Blender is a 3D creation suite that is both free and open-source, in this feature I'll explain everything you need to know about Blender and how to get started. Blender has a large and faithful fan base who love the fact that it's free and its general ethos towards its development and improvement.
We have a list of the best Blender tutorials to help you get started, and update it regularly with new tips and tricks. We also have a brief guide to how to get started in Blender. You'll also need a good laptop or desktop with a dedicated graphics card, I go into this in more detail below, but also read our guide to the best laptops for animation for some good picks.
But before we dig in, let's recap: Blender began its life back in 1995 when a Dutch animation studio developed it as an in-house 3D application. The early days saw many highs and lows that resulted in Blender being released to the world. The past three decades have seen this rudimentary application go from strength to strength, with new features regularly added and its core functionality improved.
Despite its free price tag, Blender has been used on a number of high profile projects, such as short films Spring and Next-Gen. Alongside this, Blender has also found its home with freelancers and solo artists as well as smaller and larger studios alike. Read on for more about Blender, or visit the Blender website to download it for free and start creating.
Blender: what is it?
Blender is a generalist's dream. It sits in the same category as the likes of 3ds Max and Cinema 4D - giving creators access to tools for modelling, sculpting, animation, VFX, rendering and more. It is therefore possible to use Blender for every part of a project right from inception through to delivery.
Each of Blender's features have been refined and enhanced over the years making it a viable option for many creatives. Some of its newer features such as its viewport compositor are still lacking robust implementations and so oftentimes it makes sense to use alternative dedicated applications for specific parts of projects. The interoperability of Blender makes it fairly easy to move between applications.
Blender has become a cherished software platform for animators in particular, and over the years man award-winning shorts have been mad using it, such as Agent 327: Operation Barbershop and the Netlix series, Maya and the Three.
Blender: what's it used for?
Blender is utilised across a wide range of industries including architecture, visualisation, TV, film, and videos games. It enables artists to create 3D models, animate objects and people, as well as texture and render them for final output to images and videos.
So much can be achieved in Blender, from 3D modelling to visual effects and even 2D drawing using the complex but incredible Grease Pencil, but my standout features would be as follows:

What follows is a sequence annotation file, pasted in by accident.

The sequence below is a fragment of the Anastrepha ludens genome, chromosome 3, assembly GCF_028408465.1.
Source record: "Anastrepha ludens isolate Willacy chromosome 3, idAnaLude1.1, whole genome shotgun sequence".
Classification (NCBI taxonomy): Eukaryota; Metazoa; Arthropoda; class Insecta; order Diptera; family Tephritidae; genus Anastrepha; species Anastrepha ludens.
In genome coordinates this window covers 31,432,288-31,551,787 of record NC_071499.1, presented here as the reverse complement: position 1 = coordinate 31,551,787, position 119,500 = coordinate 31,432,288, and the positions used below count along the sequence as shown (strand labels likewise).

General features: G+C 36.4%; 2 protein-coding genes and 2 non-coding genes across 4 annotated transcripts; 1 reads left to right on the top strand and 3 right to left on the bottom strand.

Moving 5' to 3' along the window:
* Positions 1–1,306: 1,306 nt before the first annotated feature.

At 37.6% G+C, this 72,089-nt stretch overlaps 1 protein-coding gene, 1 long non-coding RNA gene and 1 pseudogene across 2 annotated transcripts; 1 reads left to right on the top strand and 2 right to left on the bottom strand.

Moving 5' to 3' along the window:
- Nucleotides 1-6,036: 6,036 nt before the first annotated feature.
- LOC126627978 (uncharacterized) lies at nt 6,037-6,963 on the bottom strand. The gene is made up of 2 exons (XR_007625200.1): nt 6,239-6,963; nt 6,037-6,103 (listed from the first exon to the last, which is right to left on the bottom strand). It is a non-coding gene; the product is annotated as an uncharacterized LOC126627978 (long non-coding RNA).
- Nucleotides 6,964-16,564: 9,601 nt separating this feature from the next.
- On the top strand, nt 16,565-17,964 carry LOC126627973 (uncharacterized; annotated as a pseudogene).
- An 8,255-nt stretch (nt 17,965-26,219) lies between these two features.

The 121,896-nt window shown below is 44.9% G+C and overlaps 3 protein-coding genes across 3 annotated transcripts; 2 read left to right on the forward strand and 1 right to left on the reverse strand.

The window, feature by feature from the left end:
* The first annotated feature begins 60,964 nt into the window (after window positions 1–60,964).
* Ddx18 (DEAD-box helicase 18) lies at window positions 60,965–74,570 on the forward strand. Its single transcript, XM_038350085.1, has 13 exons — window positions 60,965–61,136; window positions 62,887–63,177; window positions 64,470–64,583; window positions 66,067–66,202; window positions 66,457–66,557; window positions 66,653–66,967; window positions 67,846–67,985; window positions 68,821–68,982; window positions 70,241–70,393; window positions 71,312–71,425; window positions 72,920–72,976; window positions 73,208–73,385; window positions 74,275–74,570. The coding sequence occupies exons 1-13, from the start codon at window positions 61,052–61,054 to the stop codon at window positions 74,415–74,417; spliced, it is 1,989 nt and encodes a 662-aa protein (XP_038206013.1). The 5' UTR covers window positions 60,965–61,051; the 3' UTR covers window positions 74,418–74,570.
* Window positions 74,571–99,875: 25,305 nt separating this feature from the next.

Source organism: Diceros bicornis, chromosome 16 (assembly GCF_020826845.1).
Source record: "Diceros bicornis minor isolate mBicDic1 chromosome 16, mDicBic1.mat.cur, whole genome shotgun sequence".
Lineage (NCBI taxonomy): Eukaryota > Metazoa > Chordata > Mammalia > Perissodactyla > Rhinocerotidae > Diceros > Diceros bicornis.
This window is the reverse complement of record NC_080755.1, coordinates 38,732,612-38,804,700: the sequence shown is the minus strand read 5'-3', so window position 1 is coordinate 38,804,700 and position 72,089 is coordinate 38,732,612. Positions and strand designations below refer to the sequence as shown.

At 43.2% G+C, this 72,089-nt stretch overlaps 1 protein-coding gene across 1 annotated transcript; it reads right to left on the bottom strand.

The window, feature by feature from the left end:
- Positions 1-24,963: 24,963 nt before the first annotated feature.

- Vector displacement map brush
This is a sculpting brush that enables displacement of the mesh in three different dimensions.
- Hair tools
26 hair assets can be added either as modifiers or for even greater control as geometry nodes. Functionality includes the ability to generate and deform hair alongside others.
- Viewport compositor
A GPU-based compositor that overlays edits on top of the compositing result. This means that colour corrections, lens distortions and glare, to name a few, are overlaid right inside the viewport.
- Asset browser
This browser keeps assets organised and enables artists to create and ‘dress’ scenes significantly quicker than previous workflows.
- Grease Pencil
This Blender object allows artists to draw in 3D space and can be used to make traditional 2D animation, cut-out animation, motion graphics or as a storyboard tool.
Blender: must-know tools
Every release of Blender includes a new set of features. Here we’ll cover some of the more general capabilities of the application with some focus on specific noteworthy features.
Blender includes all the modelling and editing functionality that you’ll need for most projects. It supports all major file formats so 3D models can be imported from other DCCs. To extend this functionality there are modifiers which are automatic operations that affect an object in a non-destructive way.
Blender’s animation tools are used on a wide ranging of animated projects including award-winning short films. The toolset covers a range of different workflows including traditional keyframing and walk-cycles.
Version 3 of Blender saw the introduction of a pose library which allows animators to store and apply various character poses with absolute ease. By providing an interface that not only enables the adding of poses to characters but also gives tools to blend between poses, animators are able to set their poses up in a fraction of the time.
As Blender has evolved, the process of animation is becoming increasingly natural for artists. The tools themselves have taken a back seat and the creative process has taken the fore.